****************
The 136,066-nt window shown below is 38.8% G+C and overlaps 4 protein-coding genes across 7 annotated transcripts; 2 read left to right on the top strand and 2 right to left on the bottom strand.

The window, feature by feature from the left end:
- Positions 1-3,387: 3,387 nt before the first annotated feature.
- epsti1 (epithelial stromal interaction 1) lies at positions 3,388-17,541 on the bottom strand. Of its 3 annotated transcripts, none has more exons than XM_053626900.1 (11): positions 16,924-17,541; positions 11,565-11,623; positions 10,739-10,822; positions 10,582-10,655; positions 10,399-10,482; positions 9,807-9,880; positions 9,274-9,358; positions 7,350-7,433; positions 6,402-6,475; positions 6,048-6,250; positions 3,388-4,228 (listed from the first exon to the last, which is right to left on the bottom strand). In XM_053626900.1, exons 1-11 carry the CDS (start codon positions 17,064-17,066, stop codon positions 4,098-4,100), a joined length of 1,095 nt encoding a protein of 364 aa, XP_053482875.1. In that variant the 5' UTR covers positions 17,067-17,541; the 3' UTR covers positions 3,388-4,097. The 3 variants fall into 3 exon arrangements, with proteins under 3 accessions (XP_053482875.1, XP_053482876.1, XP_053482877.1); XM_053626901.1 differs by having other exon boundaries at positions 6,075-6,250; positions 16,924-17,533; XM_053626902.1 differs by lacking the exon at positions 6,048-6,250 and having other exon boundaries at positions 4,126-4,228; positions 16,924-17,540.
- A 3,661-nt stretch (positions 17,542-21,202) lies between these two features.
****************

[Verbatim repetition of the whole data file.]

The 136,066-nt window shown below is 38.8% G+C and overlaps 4 protein-coding genes across 7 annotated transcripts; 2 read left to right on the top strand and 2 right to left on the bottom strand.

The window, feature by feature from the left end:
- Positions 1-3,387: 3,387 nt before the first annotated feature.
- epsti1 (epithelial stromal interaction 1) lies at positions 3,388-17,541 on the bottom strand. Of its 3 annotated transcripts, none has more exons than XM_053626900.1 (11): positions 16,924-17,541; positions 11,565-11,623; positions 10,739-10,822; positions 10,582-10,655; positions 10,399-10,482; positions 9,807-9,880; positions 9,274-9,358; positions 7,350-7,433; positions 6,402-6,475; positions 6,048-6,250; positions 3,388-4,228 (listed from the first exon to the last, which is right to left on the bottom strand). In XM_053626900.1, exons 1-11 carry the CDS (start codon positions 17,064-17,066, stop codon positions 4,098-4,100), a joined length of 1,095 nt encoding a protein of 364 aa, XP_053482875.1. In that variant the 5' UTR covers positions 17,067-17,541; the 3' UTR covers positions 3,388-4,097. The 3 variants fall into 3 exon arrangements, with proteins under 3 accessions (XP_053482875.1, XP_053482876.1, XP_053482877.1); XM_053626901.1 differs by having other exon boundaries at positions 6,075-6,250; positions 16,924-17,533; XM_053626902.1 differs by lacking the exon at positions 6,048-6,250 and having other exon boundaries at positions 4,126-4,228; positions 16,924-17,540.
- A 3,661-nt stretch (positions 17,542-21,202) lies between these two features.